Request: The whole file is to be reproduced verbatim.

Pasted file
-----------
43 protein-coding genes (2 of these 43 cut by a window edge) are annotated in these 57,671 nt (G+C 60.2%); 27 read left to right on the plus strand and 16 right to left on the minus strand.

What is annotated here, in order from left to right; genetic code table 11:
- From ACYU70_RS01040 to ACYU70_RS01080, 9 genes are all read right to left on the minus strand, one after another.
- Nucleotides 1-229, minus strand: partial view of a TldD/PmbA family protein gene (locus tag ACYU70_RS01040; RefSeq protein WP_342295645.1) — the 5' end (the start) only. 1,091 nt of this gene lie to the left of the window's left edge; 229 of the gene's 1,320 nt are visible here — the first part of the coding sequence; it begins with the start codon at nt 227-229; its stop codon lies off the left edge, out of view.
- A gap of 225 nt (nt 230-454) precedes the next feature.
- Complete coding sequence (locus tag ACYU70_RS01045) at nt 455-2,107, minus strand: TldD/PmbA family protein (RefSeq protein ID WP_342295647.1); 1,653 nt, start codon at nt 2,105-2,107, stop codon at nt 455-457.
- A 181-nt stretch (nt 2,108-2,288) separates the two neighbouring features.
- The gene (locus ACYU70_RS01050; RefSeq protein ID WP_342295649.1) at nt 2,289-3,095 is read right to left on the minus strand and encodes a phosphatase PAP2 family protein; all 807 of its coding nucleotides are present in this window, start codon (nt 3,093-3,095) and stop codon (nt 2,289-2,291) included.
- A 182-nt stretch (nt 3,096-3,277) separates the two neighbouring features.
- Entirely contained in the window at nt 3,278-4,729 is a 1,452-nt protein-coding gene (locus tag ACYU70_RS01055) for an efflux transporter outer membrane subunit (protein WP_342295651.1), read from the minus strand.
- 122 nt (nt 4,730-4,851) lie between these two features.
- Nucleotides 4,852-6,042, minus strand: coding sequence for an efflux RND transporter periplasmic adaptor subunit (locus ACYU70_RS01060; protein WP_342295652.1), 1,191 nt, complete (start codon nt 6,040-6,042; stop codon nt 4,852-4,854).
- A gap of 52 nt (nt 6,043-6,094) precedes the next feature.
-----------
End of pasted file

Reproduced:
43 protein-coding genes (2 of these 43 cut by a window edge) are annotated in these 57,671 nt (G+C 60.2%); 27 read left to right on the plus strand and 16 right to left on the minus strand.

What is annotated here, in order from left to right; genetic code table 11:
- From ACYU70_RS01040 to ACYU70_RS01080, 9 genes are all read right to left on the minus strand, one after another.
- Nucleotides 1-229, minus strand: partial view of a TldD/PmbA family protein gene (locus tag ACYU70_RS01040; RefSeq protein WP_342295645.1) — the 5' end (the start) only. 1,091 nt of this gene lie to the left of the window's left edge; 229 of the gene's 1,320 nt are visible here — the first part of the coding sequence; it begins with the start codon at nt 227-229; its stop codon lies off the left edge, out of view.
- A gap of 225 nt (nt 230-454) precedes the next feature.
- Complete coding sequence (locus tag ACYU70_RS01045) at nt 455-2,107, minus strand: TldD/PmbA family protein (RefSeq protein ID WP_342295647.1); 1,653 nt, start codon at nt 2,105-2,107, stop codon at nt 455-457.
- A 181-nt stretch (nt 2,108-2,288) separates the two neighbouring features.
- The gene (locus ACYU70_RS01050; RefSeq protein ID WP_342295649.1) at nt 2,289-3,095 is read right to left on the minus strand and encodes a phosphatase PAP2 family protein; all 807 of its coding nucleotides are present in this window, start codon (nt 3,093-3,095) and stop codon (nt 2,289-2,291) included.
- A 182-nt stretch (nt 3,096-3,277) separates the two neighbouring features.
- Entirely contained in the window at nt 3,278-4,729 is a 1,452-nt protein-coding gene (locus tag ACYU70_RS01055) for an efflux transporter outer membrane subunit (protein WP_342295651.1), read from the minus strand.
- 122 nt (nt 4,730-4,851) lie between these two features.
- Nucleotides 4,852-6,042, minus strand: coding sequence for an efflux RND transporter periplasmic adaptor subunit (locus ACYU70_RS01060; protein WP_342295652.1), 1,191 nt, complete (start codon nt 6,040-6,042; stop codon nt 4,852-4,854).
- A gap of 52 nt (nt 6,043-6,094) precedes the next feature.